Civic engagement is the primary goal of this project and will focus on 1) building knowledge about the watershed approach among Lake Superior-North watershed residents, 2) building a communication network to exchange knowledge, 3) building a sense of shared concern about watershed related issues through events, workshops, forums or other organized activities, and 4) building a trusted foundation for future water related work among a group of new collaborators.
This project will construct, calibrate, a set of HSPF watershed models covering the entire area of the Lake of the Woods drainage, including the Rainy River watershed. The consultant will produce HSPF models that can readily be used to provide information to support conventional parameter TMDLs. The consultant will clearly demonstrate that these models generate predicted output timeseries for hydrology which are consistent with available sets of observed data.
This project will provide the MPCA, CCWD, and all other stakeholders the information and tools necessary to improve the water quality within Coon Creek Watershed District. The improvements will take place using targeted activities throughout the watershed to reduce the primary biological and chemical stressors. In turn, the reduction of these stressors will help to reduce overall loadings of sediment, turbidity, total phosphorus, and E. coli bacteria.
This project will construct, calibrate, and validate an HSPF watershed model for the Lake of the Woods River watershed. The consultants will produce HSPF watershed models that can readily be used to provide information to support conventional parameter TMDLs. The consultants will clearly demonstrate that the models generate predicted output time series for hydrology, sediment, nutrients, and dissolved oxygen that are consistent with available sets of observed data.
The goal of this project is to develop a phosphorus TMDL for the six impaired lakes in the southwest portion of the Rice Creek Watershed District; Island Lake, Little Lake Johanna, Long Lake, East Moore Lake, Pike Lake and Lake Valentine.
This project will continue the offering of low-interest loans to citizens, some of whom may not be able to acquire funding otherwise, for upgrading 50 septic systems to ensure compliance with state rules. Grant funds will be used to administer the low-interest loan program.
This project will maximize the utility and usefulness of three HSPF models that have been constructed and calibrated for hydrology. The contractor will identify and reduce parameterization errors in the following three HSPF models: 1) Buffalo River Watershed, 2 ) Thief River Watershed, 3) Bois de Sioux-Mustinka Watersheds. This will result, not only in a better hydrology calibration, but will also improve each of the models’ ability to more accurately estimate sediment and pollutant loads and concentrations.
The goal of this project is to construct, calibrate, and validate five Hydrologic Simulation Program FORTRAN (HSPF) watershed models. The outcome will be HSPF models that can readily be used to provide information to support conventional parameter TMDLs. These models will generate predicted output timeseries for hydrology, sediment, nutrients, and dissolved oxygen which are consistent with available sets of observed data.
The Crow Wing River Watershed consists of approximately 1,959 square miles in the north to north central portion of the Upper Mississippi River Basin in Central Minnesota. The watershed encompasses all or parts of Becker, Cass, Clearwater, Crow Wing, Hubbard, Morrison, Otter Tail, Todd and Wadena Counties. The dominant land use within the watershed is forested (41%), agriculture (32%), grass, shrub and wetland make up 17%, water (7%) and urban (3%).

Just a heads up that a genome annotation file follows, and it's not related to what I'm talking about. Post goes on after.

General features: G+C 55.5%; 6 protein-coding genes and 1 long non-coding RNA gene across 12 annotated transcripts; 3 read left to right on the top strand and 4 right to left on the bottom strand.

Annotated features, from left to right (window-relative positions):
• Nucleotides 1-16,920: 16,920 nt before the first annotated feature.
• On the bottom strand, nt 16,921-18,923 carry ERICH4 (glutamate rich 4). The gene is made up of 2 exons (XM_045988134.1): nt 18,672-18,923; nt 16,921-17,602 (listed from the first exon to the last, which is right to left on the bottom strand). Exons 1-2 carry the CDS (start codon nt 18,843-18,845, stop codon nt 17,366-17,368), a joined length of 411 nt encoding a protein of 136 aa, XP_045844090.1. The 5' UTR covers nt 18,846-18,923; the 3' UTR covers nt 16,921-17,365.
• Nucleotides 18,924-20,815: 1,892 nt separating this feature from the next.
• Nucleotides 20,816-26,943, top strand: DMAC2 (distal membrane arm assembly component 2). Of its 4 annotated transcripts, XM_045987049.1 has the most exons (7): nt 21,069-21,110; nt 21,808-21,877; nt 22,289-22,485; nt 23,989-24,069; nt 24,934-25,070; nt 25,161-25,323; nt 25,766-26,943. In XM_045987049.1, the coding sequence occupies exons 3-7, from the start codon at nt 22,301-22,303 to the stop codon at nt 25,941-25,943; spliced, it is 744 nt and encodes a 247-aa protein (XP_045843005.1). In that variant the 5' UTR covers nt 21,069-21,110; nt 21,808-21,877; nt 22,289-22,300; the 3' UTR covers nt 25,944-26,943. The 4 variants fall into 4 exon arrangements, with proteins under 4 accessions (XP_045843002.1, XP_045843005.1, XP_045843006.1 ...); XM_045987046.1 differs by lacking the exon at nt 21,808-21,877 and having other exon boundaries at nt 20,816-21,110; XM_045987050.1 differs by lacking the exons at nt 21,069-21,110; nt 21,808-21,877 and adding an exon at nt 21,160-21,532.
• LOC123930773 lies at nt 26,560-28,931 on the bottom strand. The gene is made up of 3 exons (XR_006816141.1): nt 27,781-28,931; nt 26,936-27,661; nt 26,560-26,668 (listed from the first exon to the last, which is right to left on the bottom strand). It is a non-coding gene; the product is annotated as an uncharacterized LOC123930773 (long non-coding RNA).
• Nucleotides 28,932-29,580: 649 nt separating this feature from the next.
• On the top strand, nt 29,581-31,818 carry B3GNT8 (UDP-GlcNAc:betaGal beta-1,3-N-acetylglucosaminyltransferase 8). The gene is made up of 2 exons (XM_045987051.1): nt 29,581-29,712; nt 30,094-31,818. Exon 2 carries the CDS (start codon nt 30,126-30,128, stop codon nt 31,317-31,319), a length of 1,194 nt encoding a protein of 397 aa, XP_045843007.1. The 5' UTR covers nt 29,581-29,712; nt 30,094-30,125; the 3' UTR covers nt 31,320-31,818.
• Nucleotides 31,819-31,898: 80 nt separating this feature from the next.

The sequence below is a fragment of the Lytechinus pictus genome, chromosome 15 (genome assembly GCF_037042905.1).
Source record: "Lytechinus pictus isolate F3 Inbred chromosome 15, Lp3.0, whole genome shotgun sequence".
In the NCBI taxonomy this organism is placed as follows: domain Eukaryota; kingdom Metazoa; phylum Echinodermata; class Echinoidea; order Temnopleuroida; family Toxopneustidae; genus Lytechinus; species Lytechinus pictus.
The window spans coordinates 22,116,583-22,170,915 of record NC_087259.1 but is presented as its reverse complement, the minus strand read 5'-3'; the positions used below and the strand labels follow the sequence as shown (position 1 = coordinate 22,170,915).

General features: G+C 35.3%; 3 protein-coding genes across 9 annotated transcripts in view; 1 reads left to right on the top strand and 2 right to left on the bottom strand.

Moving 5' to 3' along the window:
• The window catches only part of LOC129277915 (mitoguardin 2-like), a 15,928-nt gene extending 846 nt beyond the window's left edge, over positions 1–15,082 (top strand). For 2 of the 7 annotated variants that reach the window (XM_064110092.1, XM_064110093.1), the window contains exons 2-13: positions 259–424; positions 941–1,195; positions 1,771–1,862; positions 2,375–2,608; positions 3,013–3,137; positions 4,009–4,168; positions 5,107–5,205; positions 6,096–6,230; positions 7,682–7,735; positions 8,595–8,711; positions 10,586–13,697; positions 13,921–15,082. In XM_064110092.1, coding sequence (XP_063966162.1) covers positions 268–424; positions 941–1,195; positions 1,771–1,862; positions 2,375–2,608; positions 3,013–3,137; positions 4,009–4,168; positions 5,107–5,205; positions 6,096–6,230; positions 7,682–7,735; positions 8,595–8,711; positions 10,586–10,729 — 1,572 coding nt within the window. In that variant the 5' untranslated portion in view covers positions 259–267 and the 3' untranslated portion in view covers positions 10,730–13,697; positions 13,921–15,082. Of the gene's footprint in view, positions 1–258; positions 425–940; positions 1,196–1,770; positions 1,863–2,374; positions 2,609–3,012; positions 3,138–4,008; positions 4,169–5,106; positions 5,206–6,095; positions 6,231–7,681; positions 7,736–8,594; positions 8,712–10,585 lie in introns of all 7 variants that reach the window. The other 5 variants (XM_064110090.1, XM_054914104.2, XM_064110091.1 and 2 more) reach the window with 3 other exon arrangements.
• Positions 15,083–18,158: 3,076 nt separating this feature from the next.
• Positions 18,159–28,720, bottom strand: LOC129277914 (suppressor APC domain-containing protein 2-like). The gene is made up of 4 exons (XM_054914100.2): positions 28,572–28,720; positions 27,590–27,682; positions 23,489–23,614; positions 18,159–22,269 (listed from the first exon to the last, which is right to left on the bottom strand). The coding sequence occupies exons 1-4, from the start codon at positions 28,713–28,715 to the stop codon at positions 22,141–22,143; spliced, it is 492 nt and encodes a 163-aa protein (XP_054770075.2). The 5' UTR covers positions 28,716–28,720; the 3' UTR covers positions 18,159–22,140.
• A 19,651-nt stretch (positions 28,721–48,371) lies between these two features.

This project will gather watershed data necessary for the development of a comprehensive watershed management plan with parameter-specific thresholds that will maintain or improve water quality for the Kawishiwi Watershed.
Project between Minnesota Department of Natural Resources and United States Army Corp of Engineers at Knowlton Creek Watershed to address a large amount of sediment deposited into the St. Louis River Area of Concern (AOC).
The goal of this project is to assess and leverage the capacity for the local community to engage in the process of watershed management in the Lake Superior Basin within Lake County and to adopt protection and restoration practices.
The main purpose of this project is to provide ﬁscal resources for Lake County Soil and Water Conservation District (Lake County SWCD) to be engaged and participate in efforts for civic engagement in the Lake Superior South (LS South) Lake Superior North (LS North) watersheds and lead and carry-out civic engagement in the early stages of the Watershed Restoration and Protection Strategies (WRAPS) process in the Cloquet River watershed.
This project provides fiscal resources for Lake County Soil and Water Conservation District for civic engagement activities in the Lake Superior South, North, and Cloquet watersheds for Watershed Restoration and Protection Strategies (WRAPS). This project also includes provide funding for water chemistry monitoring assistance and diagnostic field work that will fill identified monitoring gaps and stressors within the Lake Superior South watershed.
Phase 4 of the Lake Winona Total Maximum Daily Load (TMDL) project will finalize the draft Lake Winona TMDL, dated November 2009, by completing additional data analysis, lake quality modeling, updating the TMDL report, and supporting the public involvement process.
This project will support the collection of water-quality samples and gauge streamflow near the mouths of the Rainy and Warroad Rivers; collect water-quality samples at 10 sites in LOW; and measure streamflow velocities and cross-sectional areas of 5 channel constrictions in LOW.
This project will gather watershed data necessary for the development of a Watershed Restoration and Protection Strategy to maintain or improve water quality within the LoW Watershed; and establish project and sub-basin work groups and/or focus groups to guide the MWRPP process.
With a perceived increase in the frequency and intensity of cyanobacterial algal blooms in Lake of the Woods (LOW), there has been an increased effort to collect information about the nature of algal blooms, nutrient concentrations and sources of nutrients to the LOW.